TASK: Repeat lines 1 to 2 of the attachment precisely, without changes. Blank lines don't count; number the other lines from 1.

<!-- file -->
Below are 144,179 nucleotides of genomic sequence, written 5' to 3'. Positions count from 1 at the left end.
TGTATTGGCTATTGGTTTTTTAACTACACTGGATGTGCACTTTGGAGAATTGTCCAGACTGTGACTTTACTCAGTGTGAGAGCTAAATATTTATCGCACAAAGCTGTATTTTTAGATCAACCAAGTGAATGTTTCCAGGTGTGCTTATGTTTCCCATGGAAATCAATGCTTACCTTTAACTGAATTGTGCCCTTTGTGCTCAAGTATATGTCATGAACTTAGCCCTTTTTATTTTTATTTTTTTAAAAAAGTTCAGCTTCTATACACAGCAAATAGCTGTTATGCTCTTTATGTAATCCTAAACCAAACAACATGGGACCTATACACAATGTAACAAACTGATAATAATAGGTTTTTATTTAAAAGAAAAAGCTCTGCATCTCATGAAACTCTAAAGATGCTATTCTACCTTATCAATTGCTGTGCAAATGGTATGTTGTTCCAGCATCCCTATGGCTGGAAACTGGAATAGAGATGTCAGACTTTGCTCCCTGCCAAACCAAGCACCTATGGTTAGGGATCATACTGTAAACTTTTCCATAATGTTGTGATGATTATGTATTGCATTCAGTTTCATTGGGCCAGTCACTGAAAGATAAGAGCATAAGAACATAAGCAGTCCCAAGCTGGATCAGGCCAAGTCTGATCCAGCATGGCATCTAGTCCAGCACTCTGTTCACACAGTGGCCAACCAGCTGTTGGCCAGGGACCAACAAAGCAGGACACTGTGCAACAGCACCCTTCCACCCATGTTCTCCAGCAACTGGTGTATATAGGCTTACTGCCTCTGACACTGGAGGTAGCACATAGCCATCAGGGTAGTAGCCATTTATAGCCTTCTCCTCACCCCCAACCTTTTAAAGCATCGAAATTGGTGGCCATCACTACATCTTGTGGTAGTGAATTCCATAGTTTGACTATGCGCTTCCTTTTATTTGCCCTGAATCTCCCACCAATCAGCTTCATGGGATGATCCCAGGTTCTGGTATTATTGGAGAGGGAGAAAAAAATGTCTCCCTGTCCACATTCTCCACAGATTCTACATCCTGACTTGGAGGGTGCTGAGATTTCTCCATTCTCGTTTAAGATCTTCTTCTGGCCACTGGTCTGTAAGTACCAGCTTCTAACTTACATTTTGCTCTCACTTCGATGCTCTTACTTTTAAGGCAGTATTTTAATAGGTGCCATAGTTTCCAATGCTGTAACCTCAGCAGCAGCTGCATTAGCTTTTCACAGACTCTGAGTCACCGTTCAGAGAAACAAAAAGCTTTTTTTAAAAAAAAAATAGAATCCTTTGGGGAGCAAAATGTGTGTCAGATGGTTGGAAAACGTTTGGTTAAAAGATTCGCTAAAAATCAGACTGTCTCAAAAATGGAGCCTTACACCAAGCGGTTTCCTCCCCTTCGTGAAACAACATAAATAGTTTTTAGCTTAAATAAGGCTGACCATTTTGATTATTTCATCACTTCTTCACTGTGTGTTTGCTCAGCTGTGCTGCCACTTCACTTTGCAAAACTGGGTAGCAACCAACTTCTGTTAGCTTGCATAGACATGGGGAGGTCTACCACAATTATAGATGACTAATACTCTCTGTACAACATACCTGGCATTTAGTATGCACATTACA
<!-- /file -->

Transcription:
Below are 144,179 nucleotides of genomic sequence, written 5' to 3'. Positions count from 1 at the left end.
TGTATTGGCTATTGGTTTTTTAACTACACTGGATGTGCACTTTGGAGAATTGTCCAGACTGTGACTTTACTCAGTGTGAGAGCTAAATATTTATCGCACAAAGCTGTATTTTTAGATCAACCAAGTGAATGTTTCCAGGTGTGCTTATGTTTCCCATGGAAATCAATGCTTACCTTTAACTGAATTGTGCCCTTTGTGCTCAAGTATATGTCATGAACTTAGCCCTTTTTATTTTTATTTTTTTAAAAAAGTTCAGCTTCTATACACAGCAAATAGCTGTTATGCTCTTTATGTAATCCTAAACCAAACAACATGGGACCTATACACAATGTAACAAACTGATAATAATAGGTTTTTATTTAAAAGAAAAAGCTCTGCATCTCATGAAACTCTAAAGATGCTATTCTACCTTATCAATTGCTGTGCAAATGGTATGTTGTTCCAGCATCCCTATGGCTGGAAACTGGAATAGAGATGTCAGACTTTGCTCCCTGCCAAACCAAGCACCTATGGTTAGGGATCATACTGTAAACTTTTCCATAATGTTGTGATGATTATGTATTGCATTCAGTTTCATTGGGCCAGTCACTGAAAGATAAGAGCATAAGAACATAAGCAGTCCCAAGCTGGATCAGGCCAAGTCTGATCCAGCATGGCATCTAGTCCAGCACTCTGTTCACACAGTGGCCAACCAGCTGTTGGCCAGGGACCAACAAAGCAGGACACTGTGCAACAGCACCCTTCCACCCATGTTCTCCAGCAACTGGTGTATATAGGCTTACTGCCTCTGACACTGGAGGTAGCACATAGCCATCAGGGTAGTAGCCATTTATAGCCTTCTCCTCACCCCCAACCTTTTAAAGCATCGAAATTGGTGGCCATCACTACATCTTGTGGTAGTGAATTCCATAGTTTGACTATGCGCTTCCTTTTATTTGCCCTGAATCTCCCACCAATCAGCTTCATGGGATGATCCCAGGTTCTGGTATTATTGGAGAGGGAGAAAAAAATGTCTCCCTGTCCACATTCTCCACAGATTCTACATCCTGACTTGGAGGGTGCTGAGATTTCTCCATTCTCGTTTAAGATCTTCTTCTGGCCACTGGTCTGTAAGTACCAGCTTCTAACTTACATTTTGCTCTCACTTCGATGCTCTTACTTTTAAGGCAGTATTTTAATAGGTGCCATAGTTTCCAATGCTGTAACCTCAGCAGCAGCTGCATTAGCTTTTCACAGACTCTGAGTCACCGTTCAGAGAAACAAAAAGCTTTTTTTAAAAAAAAAATAGAATCCTTTGGGGAGCAAAATGTGTGTCAGATGGTTGGAAAACGTTTGGTTAAAAGATTCGCTAAAAATCAGACTGTCTCAAAAATGGAGCCTTACACCAAGCGGTTTCCTCCCCTTCGTGAAACAACATAAATAGTTTTTAGCTTAAATAAGGCTGACCATTTTGATTATTTCATCACTTCTTCACTGTGTGTTTGCTCAGCTGTGCTGCCACTTCACTTTGCAAAACTGGGTAGCAACCAACTTCTGTTAGCTTGCATAGACATGGGGAGGTCTACCACAATTATAGATGACTAATACTCTCTGTACAACATACCTGGCATTTAGTATGCACATTACA